So, what was I so set on having made a permanent part of my skin? The artwork is undoubtedly the most important part of a tattoo. It takes a lot of time for a drawing to evolve into a finished tattoo design. You have to choose something that’s meaningful and you’re absolutely certain will always be special to you. Considering whether or not you’d like something to be a part of you for the rest of your life is difficult. It’s a serious commitment and it takes a lot of thought and decisive confidence. I spent years going over my ideas and refining them into the single piece of permanent ink that’s now printed into my shoulders. Your partner’s name won’t do; relationships never last forever. You can stay together for a lifetime and it still won’t be infinite. Death is one of the few certainties in life and that would mean the end of your ‘always and forever’, assuming nothing else beats it to it. It’s a risky tattoo choice to make and if anything does happen between you and your sweetheart, the once-romantic declaration of your dedication to them would become a bitter reminder of everything that was wrong at the time.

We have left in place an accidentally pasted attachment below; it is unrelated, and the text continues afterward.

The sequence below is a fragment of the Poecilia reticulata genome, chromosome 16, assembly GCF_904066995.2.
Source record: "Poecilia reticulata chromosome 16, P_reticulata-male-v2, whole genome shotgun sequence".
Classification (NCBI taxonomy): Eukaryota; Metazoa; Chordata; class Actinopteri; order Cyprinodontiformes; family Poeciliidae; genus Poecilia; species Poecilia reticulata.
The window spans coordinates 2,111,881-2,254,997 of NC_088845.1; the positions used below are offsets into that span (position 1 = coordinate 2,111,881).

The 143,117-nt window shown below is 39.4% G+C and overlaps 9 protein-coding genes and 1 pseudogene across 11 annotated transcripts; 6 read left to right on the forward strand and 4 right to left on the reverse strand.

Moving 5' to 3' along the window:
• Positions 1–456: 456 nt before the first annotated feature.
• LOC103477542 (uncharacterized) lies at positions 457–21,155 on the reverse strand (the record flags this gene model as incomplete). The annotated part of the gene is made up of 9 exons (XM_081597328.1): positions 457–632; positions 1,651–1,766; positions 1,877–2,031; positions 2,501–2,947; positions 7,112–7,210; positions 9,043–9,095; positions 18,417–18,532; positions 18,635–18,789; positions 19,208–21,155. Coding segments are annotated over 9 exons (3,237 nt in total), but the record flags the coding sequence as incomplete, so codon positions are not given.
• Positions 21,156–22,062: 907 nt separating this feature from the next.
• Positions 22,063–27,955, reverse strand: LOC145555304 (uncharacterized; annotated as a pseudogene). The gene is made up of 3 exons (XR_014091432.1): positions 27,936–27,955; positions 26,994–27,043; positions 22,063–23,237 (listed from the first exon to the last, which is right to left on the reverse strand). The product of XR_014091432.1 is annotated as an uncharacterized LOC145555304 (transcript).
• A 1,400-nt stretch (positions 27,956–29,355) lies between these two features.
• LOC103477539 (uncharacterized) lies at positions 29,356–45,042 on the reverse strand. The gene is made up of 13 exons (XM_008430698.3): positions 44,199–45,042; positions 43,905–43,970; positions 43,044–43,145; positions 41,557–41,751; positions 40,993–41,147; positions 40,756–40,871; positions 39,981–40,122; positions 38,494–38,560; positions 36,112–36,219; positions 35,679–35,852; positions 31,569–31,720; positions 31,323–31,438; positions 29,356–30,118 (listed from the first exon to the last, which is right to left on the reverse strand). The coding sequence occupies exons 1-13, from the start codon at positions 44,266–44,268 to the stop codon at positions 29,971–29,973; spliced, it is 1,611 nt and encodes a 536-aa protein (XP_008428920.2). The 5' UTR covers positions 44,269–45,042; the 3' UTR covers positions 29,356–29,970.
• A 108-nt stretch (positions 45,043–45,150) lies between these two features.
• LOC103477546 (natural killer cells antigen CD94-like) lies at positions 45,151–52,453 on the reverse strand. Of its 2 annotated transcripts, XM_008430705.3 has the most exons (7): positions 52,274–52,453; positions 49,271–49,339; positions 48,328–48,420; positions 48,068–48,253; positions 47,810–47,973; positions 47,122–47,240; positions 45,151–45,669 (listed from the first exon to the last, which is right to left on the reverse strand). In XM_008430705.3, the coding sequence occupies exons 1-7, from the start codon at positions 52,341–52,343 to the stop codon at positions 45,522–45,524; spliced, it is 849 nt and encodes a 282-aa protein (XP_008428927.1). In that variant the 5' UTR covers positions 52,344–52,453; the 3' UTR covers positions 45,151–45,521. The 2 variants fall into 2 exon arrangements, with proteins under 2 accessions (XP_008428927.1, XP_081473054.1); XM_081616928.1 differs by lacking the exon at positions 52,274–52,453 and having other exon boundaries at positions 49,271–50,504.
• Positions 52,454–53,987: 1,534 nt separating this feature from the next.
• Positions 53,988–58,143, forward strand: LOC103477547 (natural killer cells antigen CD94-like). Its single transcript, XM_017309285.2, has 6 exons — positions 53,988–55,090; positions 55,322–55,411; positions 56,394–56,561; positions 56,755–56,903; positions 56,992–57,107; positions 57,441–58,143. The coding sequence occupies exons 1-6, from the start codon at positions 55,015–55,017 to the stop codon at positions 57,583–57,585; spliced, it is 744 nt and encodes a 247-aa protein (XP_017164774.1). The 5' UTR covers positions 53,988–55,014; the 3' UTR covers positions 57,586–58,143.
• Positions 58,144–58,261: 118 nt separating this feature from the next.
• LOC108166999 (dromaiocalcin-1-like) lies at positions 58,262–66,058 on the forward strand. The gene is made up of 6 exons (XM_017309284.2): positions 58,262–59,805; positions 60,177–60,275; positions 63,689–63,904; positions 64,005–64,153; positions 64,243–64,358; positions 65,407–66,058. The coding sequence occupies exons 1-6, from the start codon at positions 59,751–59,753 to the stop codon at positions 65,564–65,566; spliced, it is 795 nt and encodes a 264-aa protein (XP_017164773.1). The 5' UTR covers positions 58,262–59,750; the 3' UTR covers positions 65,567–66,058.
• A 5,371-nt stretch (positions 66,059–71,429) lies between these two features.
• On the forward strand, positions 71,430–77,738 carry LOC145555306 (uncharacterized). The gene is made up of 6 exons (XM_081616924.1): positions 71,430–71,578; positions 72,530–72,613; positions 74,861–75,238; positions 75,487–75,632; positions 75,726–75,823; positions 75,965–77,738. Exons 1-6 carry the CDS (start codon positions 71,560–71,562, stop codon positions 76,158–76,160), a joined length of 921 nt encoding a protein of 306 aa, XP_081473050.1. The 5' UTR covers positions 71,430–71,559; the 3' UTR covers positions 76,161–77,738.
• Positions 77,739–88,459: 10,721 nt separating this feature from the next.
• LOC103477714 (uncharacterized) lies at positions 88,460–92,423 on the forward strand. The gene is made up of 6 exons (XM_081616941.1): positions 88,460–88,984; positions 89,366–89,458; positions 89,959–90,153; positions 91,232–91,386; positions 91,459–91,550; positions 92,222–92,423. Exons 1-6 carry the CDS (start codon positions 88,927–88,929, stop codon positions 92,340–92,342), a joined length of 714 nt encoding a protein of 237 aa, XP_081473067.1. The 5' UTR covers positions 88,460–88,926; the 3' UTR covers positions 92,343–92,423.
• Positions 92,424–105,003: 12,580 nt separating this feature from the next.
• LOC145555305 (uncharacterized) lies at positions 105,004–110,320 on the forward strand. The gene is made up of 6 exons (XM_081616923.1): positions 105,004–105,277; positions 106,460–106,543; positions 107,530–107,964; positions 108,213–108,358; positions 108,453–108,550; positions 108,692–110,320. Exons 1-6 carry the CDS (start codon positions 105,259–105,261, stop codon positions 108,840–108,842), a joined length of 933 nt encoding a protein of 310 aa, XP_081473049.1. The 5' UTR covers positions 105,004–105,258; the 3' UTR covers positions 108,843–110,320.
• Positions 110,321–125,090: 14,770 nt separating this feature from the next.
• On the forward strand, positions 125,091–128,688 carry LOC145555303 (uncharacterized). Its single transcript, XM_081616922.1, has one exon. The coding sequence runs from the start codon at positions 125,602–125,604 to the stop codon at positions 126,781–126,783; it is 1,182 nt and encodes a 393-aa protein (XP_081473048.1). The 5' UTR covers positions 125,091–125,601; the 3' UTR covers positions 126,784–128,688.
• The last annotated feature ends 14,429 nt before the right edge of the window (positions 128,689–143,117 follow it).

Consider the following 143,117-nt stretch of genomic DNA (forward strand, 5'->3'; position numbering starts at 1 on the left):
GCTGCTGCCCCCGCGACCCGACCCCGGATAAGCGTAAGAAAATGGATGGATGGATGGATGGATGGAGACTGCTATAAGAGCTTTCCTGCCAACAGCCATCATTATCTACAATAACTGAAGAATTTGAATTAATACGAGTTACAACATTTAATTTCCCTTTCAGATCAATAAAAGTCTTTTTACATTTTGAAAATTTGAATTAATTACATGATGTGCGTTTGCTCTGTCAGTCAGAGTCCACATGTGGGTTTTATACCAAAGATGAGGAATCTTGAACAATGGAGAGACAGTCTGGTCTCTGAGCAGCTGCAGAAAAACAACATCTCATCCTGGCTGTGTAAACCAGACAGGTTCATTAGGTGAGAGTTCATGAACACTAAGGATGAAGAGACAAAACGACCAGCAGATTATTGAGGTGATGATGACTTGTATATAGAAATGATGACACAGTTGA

Names are great if they’re members of your family and have been tastefully done, but it wasn’t for me. What about writing, then? I love words (just in case you hadn’t noticed), so one of my favourite quotes would probably have been an appropriate choice. I could easily have had a line from one of Edgar Allan Poe’s poems, or my favourite song lyrics, but that wasn’t how I wanted to express myself.